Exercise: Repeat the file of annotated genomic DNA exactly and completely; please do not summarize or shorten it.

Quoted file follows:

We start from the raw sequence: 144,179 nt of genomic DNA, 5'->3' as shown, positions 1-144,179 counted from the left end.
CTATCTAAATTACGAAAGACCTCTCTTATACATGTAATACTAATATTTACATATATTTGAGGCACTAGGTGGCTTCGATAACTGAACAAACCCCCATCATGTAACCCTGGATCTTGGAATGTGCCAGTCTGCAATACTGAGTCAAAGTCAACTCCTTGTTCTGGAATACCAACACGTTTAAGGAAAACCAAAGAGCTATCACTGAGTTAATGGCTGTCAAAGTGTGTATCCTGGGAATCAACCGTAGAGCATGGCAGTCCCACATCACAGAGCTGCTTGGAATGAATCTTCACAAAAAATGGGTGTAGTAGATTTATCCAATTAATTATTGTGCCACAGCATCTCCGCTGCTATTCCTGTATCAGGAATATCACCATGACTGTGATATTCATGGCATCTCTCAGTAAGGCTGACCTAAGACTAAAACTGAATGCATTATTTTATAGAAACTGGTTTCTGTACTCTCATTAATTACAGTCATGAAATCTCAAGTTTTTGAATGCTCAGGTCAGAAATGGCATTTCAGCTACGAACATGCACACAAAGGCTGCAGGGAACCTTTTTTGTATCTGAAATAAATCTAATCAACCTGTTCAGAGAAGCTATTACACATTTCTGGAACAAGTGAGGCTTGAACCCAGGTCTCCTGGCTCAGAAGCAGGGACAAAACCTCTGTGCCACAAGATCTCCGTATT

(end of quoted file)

We start from the raw sequence: 144,179 nt of genomic DNA, 5'->3' as shown, positions 1-144,179 counted from the left end.
CTATCTAAATTACGAAAGACCTCTCTTATACATGTAATACTAATATTTACATATATTTGAGGCACTAGGTGGCTTCGATAACTGAACAAACCCCCATCATGTAACCCTGGATCTTGGAATGTGCCAGTCTGCAATACTGAGTCAAAGTCAACTCCTTGTTCTGGAATACCAACACGTTTAAGGAAAACCAAAGAGCTATCACTGAGTTAATGGCTGTCAAAGTGTGTATCCTGGGAATCAACCGTAGAGCATGGCAGTCCCACATCACAGAGCTGCTTGGAATGAATCTTCACAAAAAATGGGTGTAGTAGATTTATCCAATTAATTATTGTGCCACAGCATCTCCGCTGCTATTCCTGTATCAGGAATATCACCATGACTGTGATATTCATGGCATCTCTCAGTAAGGCTGACCTAAGACTAAAACTGAATGCATTATTTTATAGAAACTGGTTTCTGTACTCTCATTAATTACAGTCATGAAATCTCAAGTTTTTGAATGCTCAGGTCAGAAATGGCATTTCAGCTACGAACATGCACACAAAGGCTGCAGGGAACCTTTTTTGTATCTGAAATAAATCTAATCAACCTGTTCAGAGAAGCTATTACACATTTCTGGAACAAGTGAGGCTTGAACCCAGGTCTCCTGGCTCAGAAGCAGGGACAAAACCTCTGTGCCACAAGATCTCCGTATT